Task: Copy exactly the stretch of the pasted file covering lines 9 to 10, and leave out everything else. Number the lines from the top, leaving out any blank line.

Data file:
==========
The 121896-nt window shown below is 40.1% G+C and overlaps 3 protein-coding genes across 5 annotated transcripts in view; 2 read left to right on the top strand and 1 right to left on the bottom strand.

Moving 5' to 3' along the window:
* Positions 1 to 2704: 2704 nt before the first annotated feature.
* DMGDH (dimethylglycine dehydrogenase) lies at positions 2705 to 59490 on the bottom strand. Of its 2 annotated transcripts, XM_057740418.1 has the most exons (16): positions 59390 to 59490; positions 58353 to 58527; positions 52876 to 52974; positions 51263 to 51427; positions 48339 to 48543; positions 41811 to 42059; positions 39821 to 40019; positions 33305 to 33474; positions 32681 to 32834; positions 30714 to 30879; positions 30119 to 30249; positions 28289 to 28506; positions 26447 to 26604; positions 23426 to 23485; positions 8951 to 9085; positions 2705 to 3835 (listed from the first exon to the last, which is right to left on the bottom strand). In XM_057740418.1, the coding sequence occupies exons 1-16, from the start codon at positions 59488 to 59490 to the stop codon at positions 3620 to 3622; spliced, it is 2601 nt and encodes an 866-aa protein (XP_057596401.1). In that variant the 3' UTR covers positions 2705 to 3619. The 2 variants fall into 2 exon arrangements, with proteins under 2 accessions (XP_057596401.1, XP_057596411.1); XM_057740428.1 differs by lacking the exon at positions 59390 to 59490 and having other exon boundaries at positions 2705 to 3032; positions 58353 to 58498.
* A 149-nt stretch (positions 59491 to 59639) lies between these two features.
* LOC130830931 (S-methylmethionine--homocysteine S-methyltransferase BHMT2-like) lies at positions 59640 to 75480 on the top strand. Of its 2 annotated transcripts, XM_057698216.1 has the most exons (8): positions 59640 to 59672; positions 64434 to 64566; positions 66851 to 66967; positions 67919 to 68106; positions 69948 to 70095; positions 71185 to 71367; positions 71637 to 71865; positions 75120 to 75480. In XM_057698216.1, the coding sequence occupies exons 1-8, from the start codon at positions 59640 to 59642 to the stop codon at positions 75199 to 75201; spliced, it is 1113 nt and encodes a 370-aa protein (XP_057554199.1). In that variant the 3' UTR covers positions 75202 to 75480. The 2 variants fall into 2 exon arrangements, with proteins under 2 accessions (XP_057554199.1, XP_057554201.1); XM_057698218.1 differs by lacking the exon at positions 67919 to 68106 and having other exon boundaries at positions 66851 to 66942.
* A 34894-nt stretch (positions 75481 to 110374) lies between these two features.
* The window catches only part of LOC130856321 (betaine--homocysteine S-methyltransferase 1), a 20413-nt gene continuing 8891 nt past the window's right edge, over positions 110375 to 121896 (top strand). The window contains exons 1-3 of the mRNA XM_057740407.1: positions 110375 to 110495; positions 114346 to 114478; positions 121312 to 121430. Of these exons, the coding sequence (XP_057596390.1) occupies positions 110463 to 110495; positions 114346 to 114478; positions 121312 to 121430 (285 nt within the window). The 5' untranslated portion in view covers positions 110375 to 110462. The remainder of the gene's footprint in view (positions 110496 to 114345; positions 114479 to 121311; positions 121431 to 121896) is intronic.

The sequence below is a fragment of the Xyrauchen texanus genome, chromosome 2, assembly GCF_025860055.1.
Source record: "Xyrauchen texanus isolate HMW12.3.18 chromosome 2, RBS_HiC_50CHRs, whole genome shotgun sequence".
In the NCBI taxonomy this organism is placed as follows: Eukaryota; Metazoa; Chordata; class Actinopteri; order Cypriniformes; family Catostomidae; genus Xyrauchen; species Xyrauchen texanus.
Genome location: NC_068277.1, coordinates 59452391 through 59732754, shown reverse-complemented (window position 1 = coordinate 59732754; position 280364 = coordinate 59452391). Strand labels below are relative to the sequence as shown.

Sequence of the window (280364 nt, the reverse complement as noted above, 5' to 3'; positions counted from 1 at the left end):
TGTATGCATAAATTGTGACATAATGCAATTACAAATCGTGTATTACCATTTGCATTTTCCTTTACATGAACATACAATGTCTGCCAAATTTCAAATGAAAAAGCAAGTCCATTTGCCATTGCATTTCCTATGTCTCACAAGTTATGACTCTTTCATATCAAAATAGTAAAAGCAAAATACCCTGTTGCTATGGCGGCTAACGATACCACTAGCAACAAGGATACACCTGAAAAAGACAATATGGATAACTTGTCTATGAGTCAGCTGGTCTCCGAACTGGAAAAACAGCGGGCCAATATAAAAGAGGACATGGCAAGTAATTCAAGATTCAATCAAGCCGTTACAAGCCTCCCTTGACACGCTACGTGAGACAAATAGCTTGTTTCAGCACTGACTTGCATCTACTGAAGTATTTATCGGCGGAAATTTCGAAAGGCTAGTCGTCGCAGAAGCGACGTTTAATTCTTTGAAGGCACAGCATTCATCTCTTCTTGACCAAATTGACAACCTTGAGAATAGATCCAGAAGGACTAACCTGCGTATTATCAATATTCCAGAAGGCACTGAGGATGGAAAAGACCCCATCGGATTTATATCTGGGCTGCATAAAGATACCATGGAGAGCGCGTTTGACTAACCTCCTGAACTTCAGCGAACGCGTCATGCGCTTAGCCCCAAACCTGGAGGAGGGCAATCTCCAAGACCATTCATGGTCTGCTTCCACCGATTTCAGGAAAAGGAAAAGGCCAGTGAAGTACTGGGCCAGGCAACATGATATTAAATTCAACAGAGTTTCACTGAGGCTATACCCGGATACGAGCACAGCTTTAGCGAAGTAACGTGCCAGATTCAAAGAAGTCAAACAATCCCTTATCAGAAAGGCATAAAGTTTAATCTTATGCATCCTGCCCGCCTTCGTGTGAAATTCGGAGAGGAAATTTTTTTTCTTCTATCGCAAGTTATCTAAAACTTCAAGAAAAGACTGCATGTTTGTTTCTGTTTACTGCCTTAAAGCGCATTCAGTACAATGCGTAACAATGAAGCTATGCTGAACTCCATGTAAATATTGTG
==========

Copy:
The sequence below is a fragment of the Xyrauchen texanus genome, chromosome 2, assembly GCF_025860055.1.
Source record: "Xyrauchen texanus isolate HMW12.3.18 chromosome 2, RBS_HiC_50CHRs, whole genome shotgun sequence".